More stubborn here than stones.

Winter’s breath cannot break us,

Nor can War’s fatal song

Triumph will not be denied us;

When we see these frosty spirits gone.

The winter wind shrieks above

We sense the wraith’s most vile lure

But their assault is not enough;

We are Russian, we endure.

© Adair Jacobs, 2016

Russland, bei Istra, Flüchtlinge

A tank of Germans with what appear to be Soviet civilians, perhaps displaced. Attribution: Bundesarchiv, Bild 183-B15686/ Gebauer/ CC-BY-SA 3.0

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On November 7, thousands of fresh troops marched through the heart of Moscow on their war to the front. Attribution: RIA Novosti archive, image #429/ Oleg Ignatovich/ CC-BY-SA 3.0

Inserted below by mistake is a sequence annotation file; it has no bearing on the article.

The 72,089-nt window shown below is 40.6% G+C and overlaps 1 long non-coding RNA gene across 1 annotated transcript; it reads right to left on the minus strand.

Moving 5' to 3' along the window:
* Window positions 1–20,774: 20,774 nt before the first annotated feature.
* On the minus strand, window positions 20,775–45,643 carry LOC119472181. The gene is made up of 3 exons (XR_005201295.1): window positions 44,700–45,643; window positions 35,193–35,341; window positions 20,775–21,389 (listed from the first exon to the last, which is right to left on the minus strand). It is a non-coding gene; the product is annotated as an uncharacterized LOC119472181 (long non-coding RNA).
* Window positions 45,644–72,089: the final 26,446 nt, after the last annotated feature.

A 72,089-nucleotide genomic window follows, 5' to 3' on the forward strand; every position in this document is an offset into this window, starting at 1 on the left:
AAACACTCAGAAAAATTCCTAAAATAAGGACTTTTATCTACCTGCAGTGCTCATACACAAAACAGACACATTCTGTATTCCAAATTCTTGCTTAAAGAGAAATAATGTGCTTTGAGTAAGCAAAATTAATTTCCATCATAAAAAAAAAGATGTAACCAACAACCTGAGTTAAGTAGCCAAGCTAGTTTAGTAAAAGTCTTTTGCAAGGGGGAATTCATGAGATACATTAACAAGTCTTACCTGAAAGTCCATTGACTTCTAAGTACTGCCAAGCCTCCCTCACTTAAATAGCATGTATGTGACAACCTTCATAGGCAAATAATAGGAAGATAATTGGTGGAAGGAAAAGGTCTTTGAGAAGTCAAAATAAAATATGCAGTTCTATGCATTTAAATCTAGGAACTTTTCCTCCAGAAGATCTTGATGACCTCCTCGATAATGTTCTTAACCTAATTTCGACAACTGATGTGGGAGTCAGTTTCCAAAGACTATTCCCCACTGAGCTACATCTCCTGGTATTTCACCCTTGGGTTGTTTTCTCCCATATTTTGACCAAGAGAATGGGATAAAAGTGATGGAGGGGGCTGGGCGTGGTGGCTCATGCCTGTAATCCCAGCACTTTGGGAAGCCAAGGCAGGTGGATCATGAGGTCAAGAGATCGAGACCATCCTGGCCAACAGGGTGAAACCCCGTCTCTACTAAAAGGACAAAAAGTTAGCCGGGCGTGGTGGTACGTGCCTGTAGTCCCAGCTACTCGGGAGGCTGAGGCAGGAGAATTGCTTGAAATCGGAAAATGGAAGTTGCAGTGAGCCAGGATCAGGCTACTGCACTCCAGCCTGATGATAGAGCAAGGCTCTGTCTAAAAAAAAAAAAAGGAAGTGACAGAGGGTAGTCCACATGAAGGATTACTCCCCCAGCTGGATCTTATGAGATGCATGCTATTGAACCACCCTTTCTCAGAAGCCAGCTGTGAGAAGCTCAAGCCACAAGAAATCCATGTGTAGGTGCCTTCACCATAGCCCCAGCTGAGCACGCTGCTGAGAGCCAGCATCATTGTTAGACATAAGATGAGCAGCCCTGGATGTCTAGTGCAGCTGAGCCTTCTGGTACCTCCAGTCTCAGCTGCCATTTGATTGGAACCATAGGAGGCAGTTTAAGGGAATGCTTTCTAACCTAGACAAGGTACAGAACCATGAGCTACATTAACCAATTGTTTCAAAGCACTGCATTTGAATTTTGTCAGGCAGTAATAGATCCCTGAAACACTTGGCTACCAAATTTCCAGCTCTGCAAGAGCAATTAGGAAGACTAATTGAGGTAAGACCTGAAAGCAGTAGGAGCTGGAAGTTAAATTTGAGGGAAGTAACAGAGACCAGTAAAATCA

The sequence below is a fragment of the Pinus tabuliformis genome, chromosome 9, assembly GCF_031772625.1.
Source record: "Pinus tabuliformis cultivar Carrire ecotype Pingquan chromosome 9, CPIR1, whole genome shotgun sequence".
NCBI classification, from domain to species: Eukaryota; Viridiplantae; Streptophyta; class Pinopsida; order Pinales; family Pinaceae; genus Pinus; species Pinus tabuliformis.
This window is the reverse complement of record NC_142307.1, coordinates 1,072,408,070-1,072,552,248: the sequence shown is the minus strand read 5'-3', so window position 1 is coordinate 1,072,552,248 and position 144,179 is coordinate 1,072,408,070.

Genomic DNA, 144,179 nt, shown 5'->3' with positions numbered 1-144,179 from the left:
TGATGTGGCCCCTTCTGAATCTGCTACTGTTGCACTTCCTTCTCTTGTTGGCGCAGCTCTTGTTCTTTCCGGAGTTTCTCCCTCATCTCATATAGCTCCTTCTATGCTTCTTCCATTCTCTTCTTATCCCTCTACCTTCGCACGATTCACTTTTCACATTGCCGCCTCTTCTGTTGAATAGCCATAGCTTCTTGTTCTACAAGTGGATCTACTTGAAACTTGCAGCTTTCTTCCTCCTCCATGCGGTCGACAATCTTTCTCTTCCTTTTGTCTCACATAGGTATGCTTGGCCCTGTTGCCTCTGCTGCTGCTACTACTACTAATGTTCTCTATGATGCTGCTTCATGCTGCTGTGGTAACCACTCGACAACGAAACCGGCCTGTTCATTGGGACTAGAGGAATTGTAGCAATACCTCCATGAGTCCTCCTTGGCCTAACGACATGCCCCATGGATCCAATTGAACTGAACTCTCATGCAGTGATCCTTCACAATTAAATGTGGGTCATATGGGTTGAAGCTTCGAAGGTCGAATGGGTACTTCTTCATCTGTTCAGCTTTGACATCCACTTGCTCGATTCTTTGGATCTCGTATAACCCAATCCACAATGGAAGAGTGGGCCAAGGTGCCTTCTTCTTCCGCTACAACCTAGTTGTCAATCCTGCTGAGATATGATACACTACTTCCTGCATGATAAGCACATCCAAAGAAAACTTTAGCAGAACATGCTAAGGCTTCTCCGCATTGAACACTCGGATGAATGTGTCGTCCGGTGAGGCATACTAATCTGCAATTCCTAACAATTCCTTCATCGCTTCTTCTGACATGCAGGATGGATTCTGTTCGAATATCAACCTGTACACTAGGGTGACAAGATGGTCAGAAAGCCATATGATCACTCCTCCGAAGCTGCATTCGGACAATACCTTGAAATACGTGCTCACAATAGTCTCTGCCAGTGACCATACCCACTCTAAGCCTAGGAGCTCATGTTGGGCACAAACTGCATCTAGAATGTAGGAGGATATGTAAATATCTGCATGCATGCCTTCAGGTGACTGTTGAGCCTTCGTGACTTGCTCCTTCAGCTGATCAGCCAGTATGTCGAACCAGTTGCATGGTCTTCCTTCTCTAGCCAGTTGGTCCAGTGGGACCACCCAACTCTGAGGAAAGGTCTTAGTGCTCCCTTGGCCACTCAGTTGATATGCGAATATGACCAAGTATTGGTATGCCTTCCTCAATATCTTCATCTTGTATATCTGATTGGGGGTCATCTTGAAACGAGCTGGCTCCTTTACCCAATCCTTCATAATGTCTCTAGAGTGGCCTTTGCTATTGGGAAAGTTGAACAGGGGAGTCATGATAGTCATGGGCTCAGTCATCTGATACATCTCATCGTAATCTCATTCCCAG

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German soldiers retreat through the snow and winter wind. From Druhá svetova válka strucné dejiny, nakladatelstvi Svoboda Praha via Wikimedia Commons, unknown author, public domain.

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Tankers go to the front with hope; their tank displaying the words “Happy New Year!”. Attribution: RIA Novosti archive, image #266/ Alexander Kapustyanskiy/ CC-BY-SA 3.0